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Further research to determine source, but assumption is people working at farms infected the animals.
April 28, 2020
Several mink have tested positive for COVID-19 at two mink farms in the Netherlands after the animals showed various symptoms, including respiratory problems, according to an announcement from Wageningen University Research (WUR).
Further research will be conducted to determine the source of the infections, the WUR announcement said. Because some employees had COVID-19 symptoms at both companies, it is assumed that people have infected the animals.
Previous research has shown that ferrets are susceptible to SARS-CoV2; therefore, it was already assumed that mink might be susceptible too, WUR said.
Currently, there are no indications that farm animals or pets play a role in the spread of COVID-19.
Carola Schouten, Netherlands minister of agriculture, nature and food quality, announced reporting obligations as of April 26 for mink farmers, veterinarians and people in related research institutions. Since other animals in livestock farming do not appear to be susceptible to the virus, the notification requirement is only imposed for mink farms, the announcement said.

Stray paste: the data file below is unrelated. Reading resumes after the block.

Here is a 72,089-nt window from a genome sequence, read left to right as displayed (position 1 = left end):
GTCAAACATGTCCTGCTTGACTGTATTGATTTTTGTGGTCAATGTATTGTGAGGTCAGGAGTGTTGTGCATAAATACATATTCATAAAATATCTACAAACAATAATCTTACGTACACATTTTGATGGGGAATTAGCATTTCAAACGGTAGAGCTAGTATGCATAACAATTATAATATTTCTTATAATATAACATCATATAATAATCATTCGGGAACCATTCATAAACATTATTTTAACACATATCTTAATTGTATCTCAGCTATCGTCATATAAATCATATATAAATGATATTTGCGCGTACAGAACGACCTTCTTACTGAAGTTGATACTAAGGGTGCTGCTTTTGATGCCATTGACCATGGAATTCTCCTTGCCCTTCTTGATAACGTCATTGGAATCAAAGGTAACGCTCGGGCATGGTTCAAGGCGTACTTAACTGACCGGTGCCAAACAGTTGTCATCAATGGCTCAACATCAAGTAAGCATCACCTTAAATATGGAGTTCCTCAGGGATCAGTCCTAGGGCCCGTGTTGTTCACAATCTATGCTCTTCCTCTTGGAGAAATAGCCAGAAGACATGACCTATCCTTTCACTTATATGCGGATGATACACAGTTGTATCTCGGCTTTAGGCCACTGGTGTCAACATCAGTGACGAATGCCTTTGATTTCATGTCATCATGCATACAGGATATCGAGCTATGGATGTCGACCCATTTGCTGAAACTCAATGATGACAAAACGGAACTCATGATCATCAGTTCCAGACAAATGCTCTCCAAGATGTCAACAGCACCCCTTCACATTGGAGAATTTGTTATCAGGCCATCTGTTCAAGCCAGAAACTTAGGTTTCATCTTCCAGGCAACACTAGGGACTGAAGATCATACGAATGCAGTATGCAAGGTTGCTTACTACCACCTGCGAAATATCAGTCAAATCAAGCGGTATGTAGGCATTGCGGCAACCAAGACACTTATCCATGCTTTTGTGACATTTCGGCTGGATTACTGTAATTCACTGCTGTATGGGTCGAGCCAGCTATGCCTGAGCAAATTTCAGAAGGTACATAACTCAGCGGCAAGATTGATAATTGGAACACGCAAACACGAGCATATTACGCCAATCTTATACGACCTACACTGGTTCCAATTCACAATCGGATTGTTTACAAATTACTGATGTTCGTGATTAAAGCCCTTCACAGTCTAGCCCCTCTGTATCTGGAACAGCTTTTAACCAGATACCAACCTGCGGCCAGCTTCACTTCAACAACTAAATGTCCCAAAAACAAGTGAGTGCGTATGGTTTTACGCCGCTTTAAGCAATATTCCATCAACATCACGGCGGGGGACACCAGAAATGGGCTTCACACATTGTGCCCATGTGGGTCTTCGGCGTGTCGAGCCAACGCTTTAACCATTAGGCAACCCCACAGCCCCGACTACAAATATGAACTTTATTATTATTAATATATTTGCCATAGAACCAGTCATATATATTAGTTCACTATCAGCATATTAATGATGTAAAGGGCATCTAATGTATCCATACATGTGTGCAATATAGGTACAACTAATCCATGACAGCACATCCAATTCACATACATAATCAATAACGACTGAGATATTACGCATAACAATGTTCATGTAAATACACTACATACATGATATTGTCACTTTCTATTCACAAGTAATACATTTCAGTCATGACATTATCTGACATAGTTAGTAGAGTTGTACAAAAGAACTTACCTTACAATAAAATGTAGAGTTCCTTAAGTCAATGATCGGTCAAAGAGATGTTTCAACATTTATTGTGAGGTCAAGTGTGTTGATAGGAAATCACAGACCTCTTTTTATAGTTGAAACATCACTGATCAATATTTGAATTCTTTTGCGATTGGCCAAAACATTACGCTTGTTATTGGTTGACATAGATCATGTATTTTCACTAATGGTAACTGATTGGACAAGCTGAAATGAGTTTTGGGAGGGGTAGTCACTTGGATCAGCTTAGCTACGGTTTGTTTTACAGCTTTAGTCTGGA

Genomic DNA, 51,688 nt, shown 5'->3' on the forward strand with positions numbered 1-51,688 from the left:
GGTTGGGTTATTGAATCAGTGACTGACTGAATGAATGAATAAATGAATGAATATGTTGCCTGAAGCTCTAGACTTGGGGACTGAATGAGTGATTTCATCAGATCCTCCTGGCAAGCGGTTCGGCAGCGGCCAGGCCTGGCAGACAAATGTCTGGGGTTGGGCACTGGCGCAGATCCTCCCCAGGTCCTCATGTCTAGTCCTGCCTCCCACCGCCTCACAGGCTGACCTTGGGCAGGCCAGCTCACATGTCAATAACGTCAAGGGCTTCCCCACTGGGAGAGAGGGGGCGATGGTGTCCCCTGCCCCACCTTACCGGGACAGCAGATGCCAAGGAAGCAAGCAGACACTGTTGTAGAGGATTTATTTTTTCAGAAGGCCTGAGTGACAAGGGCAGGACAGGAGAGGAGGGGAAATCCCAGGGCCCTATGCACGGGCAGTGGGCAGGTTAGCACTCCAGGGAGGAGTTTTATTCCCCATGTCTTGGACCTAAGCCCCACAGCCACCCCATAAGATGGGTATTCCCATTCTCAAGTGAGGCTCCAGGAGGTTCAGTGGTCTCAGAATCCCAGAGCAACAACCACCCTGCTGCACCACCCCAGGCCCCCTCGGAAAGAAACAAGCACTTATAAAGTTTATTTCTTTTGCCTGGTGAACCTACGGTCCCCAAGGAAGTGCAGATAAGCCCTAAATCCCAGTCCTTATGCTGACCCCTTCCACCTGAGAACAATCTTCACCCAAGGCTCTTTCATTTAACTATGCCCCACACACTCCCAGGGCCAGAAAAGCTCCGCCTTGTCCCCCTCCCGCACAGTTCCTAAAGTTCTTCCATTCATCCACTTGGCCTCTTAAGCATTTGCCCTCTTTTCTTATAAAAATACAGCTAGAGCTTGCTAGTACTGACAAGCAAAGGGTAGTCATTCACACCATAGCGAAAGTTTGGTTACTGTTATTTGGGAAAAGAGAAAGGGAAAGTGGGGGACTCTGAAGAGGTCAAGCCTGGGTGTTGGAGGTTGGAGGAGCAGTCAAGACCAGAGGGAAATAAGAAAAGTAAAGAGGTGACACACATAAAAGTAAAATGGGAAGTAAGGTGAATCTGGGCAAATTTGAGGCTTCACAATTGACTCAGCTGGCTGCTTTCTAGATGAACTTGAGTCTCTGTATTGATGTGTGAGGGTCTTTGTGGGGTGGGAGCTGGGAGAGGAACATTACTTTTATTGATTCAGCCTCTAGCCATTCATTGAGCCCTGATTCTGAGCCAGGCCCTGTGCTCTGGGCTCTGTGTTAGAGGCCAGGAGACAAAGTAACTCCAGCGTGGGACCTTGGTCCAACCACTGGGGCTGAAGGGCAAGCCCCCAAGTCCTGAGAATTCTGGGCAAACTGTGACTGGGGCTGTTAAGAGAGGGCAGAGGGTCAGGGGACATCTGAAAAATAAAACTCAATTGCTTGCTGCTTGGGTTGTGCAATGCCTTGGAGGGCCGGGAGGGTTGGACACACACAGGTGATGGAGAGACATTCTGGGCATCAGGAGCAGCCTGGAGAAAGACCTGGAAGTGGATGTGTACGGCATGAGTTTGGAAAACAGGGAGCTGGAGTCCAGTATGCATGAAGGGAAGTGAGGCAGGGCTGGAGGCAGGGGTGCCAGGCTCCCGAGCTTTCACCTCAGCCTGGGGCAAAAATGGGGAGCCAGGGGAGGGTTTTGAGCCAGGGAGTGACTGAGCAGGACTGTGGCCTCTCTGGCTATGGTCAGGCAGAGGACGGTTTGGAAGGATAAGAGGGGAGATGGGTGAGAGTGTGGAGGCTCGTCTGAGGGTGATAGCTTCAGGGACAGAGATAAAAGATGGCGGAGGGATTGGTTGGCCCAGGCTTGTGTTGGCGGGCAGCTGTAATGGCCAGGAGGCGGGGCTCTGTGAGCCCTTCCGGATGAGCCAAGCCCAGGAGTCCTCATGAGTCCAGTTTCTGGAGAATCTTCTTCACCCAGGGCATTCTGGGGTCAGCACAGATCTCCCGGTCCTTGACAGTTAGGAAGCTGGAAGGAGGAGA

WUR said to prevent the possible spread of the virus to other farms, animals and manure may not be transported from infected farms.
Knowledge of how the disease develops on the infected farms is important because this knowledge can be used to better understand the disease and how it is spreading in animals and humans, WUR said. Therefore, samples are being collected from sick and healthy animals for further research. It is not expected that the virus will spread over longer distances. Nevertheless, as a precaution, air and dust samples were also collected in the vicinity of the farms in order to research whether virus can be detected in these samples, according to the announcement.
WUR said, according to the Netherlands' National Institute for Public Health & the Environment, based on current knowledge about COVID-19, the mink farms do not pose a risk of further spread to people. Human to animal contamination is possible, but the impact of this mink farm infection on human health is currently considered negligible. Human-to-human contamination is the driving force behind the current coronavirus pandemic.
The Wageningen Bioveterinary Research performed confirmation tests on samples from the mink. In addition, further research is being started in collaboration with GD Animal Health, Utrecht University and Erasmus MC.
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